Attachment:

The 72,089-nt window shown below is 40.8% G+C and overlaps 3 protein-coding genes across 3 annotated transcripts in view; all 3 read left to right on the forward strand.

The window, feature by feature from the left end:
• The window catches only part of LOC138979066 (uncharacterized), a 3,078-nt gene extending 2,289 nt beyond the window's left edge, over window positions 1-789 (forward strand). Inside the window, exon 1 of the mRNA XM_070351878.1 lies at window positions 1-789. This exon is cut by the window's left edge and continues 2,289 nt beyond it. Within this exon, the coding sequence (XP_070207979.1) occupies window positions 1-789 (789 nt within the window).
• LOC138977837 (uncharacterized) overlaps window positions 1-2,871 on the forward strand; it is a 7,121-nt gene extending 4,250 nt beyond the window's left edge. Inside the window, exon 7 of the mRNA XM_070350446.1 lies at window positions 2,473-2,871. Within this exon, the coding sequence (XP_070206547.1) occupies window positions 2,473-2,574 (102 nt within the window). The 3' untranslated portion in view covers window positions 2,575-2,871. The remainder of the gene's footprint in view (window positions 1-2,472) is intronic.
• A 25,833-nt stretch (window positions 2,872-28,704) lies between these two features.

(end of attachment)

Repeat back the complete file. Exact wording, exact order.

The 72,089-nt window shown below is 40.8% G+C and overlaps 3 protein-coding genes across 3 annotated transcripts in view; all 3 read left to right on the forward strand.

The window, feature by feature from the left end:
• The window catches only part of LOC138979066 (uncharacterized), a 3,078-nt gene extending 2,289 nt beyond the window's left edge, over window positions 1-789 (forward strand). Inside the window, exon 1 of the mRNA XM_070351878.1 lies at window positions 1-789. This exon is cut by the window's left edge and continues 2,289 nt beyond it. Within this exon, the coding sequence (XP_070207979.1) occupies window positions 1-789 (789 nt within the window).
• LOC138977837 (uncharacterized) overlaps window positions 1-2,871 on the forward strand; it is a 7,121-nt gene extending 4,250 nt beyond the window's left edge. Inside the window, exon 7 of the mRNA XM_070350446.1 lies at window positions 2,473-2,871. Within this exon, the coding sequence (XP_070206547.1) occupies window positions 2,473-2,574 (102 nt within the window). The 3' untranslated portion in view covers window positions 2,575-2,871. The remainder of the gene's footprint in view (window positions 1-2,472) is intronic.
• A 25,833-nt stretch (window positions 2,872-28,704) lies between these two features.